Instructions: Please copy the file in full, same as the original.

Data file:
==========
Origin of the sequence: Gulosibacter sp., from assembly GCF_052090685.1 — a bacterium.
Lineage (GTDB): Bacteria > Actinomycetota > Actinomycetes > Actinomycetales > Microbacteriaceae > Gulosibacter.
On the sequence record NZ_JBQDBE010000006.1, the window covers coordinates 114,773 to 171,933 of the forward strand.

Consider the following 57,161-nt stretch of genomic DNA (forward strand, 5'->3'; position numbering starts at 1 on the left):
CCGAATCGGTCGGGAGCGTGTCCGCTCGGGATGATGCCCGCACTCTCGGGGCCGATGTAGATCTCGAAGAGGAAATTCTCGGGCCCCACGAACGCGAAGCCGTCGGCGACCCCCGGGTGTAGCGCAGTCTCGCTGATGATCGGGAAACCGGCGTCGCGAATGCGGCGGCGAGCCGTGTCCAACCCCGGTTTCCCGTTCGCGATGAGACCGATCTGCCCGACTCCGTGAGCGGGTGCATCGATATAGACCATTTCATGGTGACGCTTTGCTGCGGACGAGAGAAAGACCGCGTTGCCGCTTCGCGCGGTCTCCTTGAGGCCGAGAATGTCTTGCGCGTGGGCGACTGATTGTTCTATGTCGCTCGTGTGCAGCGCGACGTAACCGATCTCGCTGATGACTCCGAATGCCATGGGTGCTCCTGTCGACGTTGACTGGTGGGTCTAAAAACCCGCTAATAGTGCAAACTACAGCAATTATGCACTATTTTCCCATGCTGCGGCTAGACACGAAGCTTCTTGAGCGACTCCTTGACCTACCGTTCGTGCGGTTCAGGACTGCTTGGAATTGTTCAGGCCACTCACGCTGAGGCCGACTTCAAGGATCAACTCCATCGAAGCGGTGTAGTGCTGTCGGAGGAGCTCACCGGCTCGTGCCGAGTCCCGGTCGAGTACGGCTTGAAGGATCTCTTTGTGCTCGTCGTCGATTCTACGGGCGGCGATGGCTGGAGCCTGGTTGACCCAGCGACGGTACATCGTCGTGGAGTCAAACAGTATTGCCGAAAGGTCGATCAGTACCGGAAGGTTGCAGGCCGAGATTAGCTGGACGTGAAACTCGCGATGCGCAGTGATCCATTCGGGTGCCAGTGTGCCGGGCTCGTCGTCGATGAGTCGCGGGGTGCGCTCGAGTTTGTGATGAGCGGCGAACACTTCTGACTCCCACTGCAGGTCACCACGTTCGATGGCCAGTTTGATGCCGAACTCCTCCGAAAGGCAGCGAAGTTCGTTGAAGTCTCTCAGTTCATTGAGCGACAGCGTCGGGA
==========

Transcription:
Origin of the sequence: Gulosibacter sp., from assembly GCF_052090685.1 — a bacterium.
Lineage (GTDB): Bacteria > Actinomycetota > Actinomycetes > Actinomycetales > Microbacteriaceae > Gulosibacter.
On the sequence record NZ_JBQDBE010000006.1, the window covers coordinates 114,773 to 171,933 of the forward strand.

Consider the following 57,161-nt stretch of genomic DNA (forward strand, 5'->3'; position numbering starts at 1 on the left):
CCGAATCGGTCGGGAGCGTGTCCGCTCGGGATGATGCCCGCACTCTCGGGGCCGATGTAGATCTCGAAGAGGAAATTCTCGGGCCCCACGAACGCGAAGCCGTCGGCGACCCCCGGGTGTAGCGCAGTCTCGCTGATGATCGGGAAACCGGCGTCGCGAATGCGGCGGCGAGCCGTGTCCAACCCCGGTTTCCCGTTCGCGATGAGACCGATCTGCCCGACTCCGTGAGCGGGTGCATCGATATAGACCATTTCATGGTGACGCTTTGCTGCGGACGAGAGAAAGACCGCGTTGCCGCTTCGCGCGGTCTCCTTGAGGCCGAGAATGTCTTGCGCGTGGGCGACTGATTGTTCTATGTCGCTCGTGTGCAGCGCGACGTAACCGATCTCGCTGATGACTCCGAATGCCATGGGTGCTCCTGTCGACGTTGACTGGTGGGTCTAAAAACCCGCTAATAGTGCAAACTACAGCAATTATGCACTATTTTCCCATGCTGCGGCTAGACACGAAGCTTCTTGAGCGACTCCTTGACCTACCGTTCGTGCGGTTCAGGACTGCTTGGAATTGTTCAGGCCACTCACGCTGAGGCCGACTTCAAGGATCAACTCCATCGAAGCGGTGTAGTGCTGTCGGAGGAGCTCACCGGCTCGTGCCGAGTCCCGGTCGAGTACGGCTTGAAGGATCTCTTTGTGCTCGTCGTCGATTCTACGGGCGGCGATGGCTGGAGCCTGGTTGACCCAGCGACGGTACATCGTCGTGGAGTCAAACAGTATTGCCGAAAGGTCGATCAGTACCGGAAGGTTGCAGGCCGAGATTAGCTGGACGTGAAACTCGCGATGCGCAGTGATCCATTCGGGTGCCAGTGTGCCGGGCTCGTCGTCGATGAGTCGCGGGGTGCGCTCGAGTTTGTGATGAGCGGCGAACACTTCTGACTCCCACTGCAGGTCACCACGTTCGATGGCCAGTTTGATGCCGAACTCCTCCGAAAGGCAGCGAAGTTCGTTGAAGTCTCTCAGTTCATTGAGCGACAGCGTCGGGA